- Jul 1, 2015
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What is your ideal salinity. My tank is at 79 degrees F and has a specific gravity of 1.022. I read in ppt that that equates 31.6 ppt salinity. What is the ideal range you guys have success with??
There are a variety of different ways to measure and report salinity, including conductivity probes, refractometers, and hydrometers. They typically report values for specific gravity (which has no units) or salinity (in units of ppt or parts per thousand, roughly corresponding to the number of grams of dry salt in 1 kg of the water), although conductivity (in units of mS/cm, milliSiemens per centimeter) is sometimes used.
Somewhat surprisingly, aquarists do not always use units that naturally follow from their measurement technique (specific gravity for hydrometers, refractive index for refractometers, and conductivity for conductivity probes) but rather use the units interchangeably.
For reference, natural ocean water has an average salinity of about 35 ppt, corresponding to a specific gravity of about 1.0264 and a conductivity of 53 mS/cm. It often ranges from 34-36 ppt over reefs, but can be higher or lower locally for various reasons such as land run off of fresh water, or evaporation from a lagoon.
As far as I know, there is little real evidence that keeping a coral reef aquarium at anything other than natural levels is preferable. It appears to be common practice to keep marine fish, and in many cases reef aquaria, at somewhat lower than natural salinity levels. This practice stems, at least in part, from the belief that fish are less stressed at reduced salinity. I have no idea if that is true or not, but I've not seen evidence that it is true. Substantial misunderstandings have also arisen in the past among aquarists as to how specific gravity really relates to salinity and density, especially considering temperature effects. For example, the density of seawater is less than the specific gravity, and measurements with glass hydrometers may require temperature correction, but newer devices do not need the aquarist to make corrections. Consequently, older salinity or "specific gravity" recommendations may not actually be referring to the same measurements that aquarists make today, even if the recommended numbers have been handed down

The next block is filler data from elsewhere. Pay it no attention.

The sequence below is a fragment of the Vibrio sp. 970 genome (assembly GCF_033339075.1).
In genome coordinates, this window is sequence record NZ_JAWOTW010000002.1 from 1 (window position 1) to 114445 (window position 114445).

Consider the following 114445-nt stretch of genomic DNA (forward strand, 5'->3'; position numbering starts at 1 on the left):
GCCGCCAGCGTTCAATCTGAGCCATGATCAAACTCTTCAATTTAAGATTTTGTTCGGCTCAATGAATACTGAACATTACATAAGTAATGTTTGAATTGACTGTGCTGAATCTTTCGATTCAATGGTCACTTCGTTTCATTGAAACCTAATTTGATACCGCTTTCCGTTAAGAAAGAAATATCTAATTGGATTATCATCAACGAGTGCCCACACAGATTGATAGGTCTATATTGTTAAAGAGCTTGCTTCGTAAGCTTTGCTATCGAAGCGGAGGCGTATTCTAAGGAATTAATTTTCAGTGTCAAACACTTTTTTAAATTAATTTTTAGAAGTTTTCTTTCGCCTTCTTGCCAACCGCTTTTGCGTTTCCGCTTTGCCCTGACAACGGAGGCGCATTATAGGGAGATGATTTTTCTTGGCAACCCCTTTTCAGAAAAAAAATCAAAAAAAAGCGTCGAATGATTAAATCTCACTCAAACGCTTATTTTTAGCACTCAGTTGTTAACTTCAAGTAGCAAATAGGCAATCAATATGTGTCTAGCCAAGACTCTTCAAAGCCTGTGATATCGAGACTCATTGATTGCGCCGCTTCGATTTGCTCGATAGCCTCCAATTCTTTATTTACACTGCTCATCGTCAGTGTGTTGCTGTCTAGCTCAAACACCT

My recommendation is to maintain salinity at a natural level. If the organisms in the aquarium are from brackish environments with lower salinity, or from the Red Sea with higher salinity, selecting something other than 35 ppt may make good sense. Otherwise, I suggest targeting a target salinity of 35 ppt (specific gravity = 1.0264; conductivity = 53 mS/cm).
I have used hydrometers, refractometers and now have the salinity probe which measures conductivity. This probe is by far the best.
Hydrometers are iffy and cannot be calibrated (except for doing the math to make adjustments). I find they degrade over time and must be kept clean.
The refractometer has worked well for me, but I find it must be calibrated every time I take it out. I also have always had difficulty seeing through eyepieces (microscopes, binoculars, etc.).
Using conductivity, which is new to me, is very easy and it holds its calibration well. I can leave the probe in the saltwater and add top off water and watch to reach an exact number without constant retesting.
Randy’s article above is excellent for learning the differences and making calibration solutions.
I used a hydrometer years ago. For my return to reefing i picked up an AquaMaxx refractometer. I like it but I recalibrate every use. I just picked up a used Pinpoint Salinity Monitor and i am loving it. Whatever you choose, calibrate and test.